All of the above-described approaches for solving the problem require either extensive modifications to the tools normally utilized in the field, or extensive and expensive computing capability. The inventors hereof know of no reference that discloses or suggests intentionally altering the acoustic velocity properties of the wellbore fluid to solve the above problem.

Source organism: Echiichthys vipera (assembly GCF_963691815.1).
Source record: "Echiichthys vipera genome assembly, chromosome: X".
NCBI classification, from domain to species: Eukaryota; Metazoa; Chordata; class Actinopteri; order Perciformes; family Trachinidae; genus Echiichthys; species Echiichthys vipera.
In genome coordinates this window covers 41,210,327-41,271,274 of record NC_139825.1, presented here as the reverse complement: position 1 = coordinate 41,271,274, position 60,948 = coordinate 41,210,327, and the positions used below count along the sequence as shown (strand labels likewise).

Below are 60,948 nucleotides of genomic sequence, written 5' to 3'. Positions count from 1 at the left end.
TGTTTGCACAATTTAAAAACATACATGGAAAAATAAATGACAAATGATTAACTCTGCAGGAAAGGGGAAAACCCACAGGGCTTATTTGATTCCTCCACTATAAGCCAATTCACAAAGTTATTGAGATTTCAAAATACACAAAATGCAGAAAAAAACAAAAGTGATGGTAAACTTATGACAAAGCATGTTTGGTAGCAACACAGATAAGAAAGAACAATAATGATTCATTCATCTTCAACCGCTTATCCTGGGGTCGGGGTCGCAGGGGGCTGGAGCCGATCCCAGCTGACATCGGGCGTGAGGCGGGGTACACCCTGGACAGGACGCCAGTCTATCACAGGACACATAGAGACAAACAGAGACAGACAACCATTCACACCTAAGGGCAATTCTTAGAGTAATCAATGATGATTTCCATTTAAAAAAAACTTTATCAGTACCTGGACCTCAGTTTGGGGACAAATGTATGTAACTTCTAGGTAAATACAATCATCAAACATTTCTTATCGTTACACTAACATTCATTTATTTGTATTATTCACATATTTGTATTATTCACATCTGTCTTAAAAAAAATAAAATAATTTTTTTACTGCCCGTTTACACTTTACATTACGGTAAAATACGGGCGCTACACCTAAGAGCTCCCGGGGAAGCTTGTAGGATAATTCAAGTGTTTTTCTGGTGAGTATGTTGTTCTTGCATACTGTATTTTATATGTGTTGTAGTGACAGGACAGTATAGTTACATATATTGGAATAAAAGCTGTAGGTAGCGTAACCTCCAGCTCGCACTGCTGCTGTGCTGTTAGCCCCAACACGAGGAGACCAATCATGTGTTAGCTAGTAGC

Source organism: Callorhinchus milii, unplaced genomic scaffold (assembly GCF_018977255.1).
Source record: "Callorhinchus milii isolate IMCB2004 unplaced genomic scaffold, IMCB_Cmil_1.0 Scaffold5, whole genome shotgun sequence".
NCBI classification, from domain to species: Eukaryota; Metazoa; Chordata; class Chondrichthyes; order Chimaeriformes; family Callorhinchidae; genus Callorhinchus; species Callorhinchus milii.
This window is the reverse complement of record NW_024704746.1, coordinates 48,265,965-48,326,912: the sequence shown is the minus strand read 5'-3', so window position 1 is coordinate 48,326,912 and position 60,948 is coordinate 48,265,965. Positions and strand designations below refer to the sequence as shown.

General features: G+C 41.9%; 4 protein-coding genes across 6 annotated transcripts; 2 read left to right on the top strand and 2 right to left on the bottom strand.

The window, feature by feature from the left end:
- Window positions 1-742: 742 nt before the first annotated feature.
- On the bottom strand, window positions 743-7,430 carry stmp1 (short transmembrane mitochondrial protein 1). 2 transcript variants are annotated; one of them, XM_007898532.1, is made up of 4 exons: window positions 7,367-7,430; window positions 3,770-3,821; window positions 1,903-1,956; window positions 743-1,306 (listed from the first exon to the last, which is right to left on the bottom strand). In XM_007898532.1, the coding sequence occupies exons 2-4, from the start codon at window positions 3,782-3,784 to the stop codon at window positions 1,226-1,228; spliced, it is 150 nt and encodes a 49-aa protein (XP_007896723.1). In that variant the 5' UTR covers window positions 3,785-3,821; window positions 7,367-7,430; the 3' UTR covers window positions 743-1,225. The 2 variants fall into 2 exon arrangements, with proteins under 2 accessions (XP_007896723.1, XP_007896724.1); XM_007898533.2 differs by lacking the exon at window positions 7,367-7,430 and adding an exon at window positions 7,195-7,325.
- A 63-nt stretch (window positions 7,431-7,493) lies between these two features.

The present invention provides a method for logging a subterranean formation traversed by a wellbore containing a fluid. In the method, the formation is logged from within the wellbore to obtain a signal representative of the shear velocity of the formation. If no shear velocity signal is obtainable because the acoustic velocity of the fluid is greater than the formation shear wave velocity, the acoustic velocity of the wellbore fluid is adjusted until the shear velocity signal is obtainable. Thereafter, the formation is logged from within the wellbore to obtain a signal representative of the shear velocity of the formation. In the implementation of the present invention, the fluid within the wellbore is altered or adjusted to lower the acoustic velocity of that fluid by: removing the fluid from the wellbore and replacing it with a different fluid having a lower acoustic velocity, or by adding components to the wellbore fluid to lower its acoustic velocity. Obviously, the components added to the wellbore fluid to lower the fluid's acoustic velocity should not also significantly alter the density of the fluid (i.e. its capability of suppressing or holding the formation fluids and gases within the formation to prevent blowout), or other critical physical and chemical aspects of the fluid.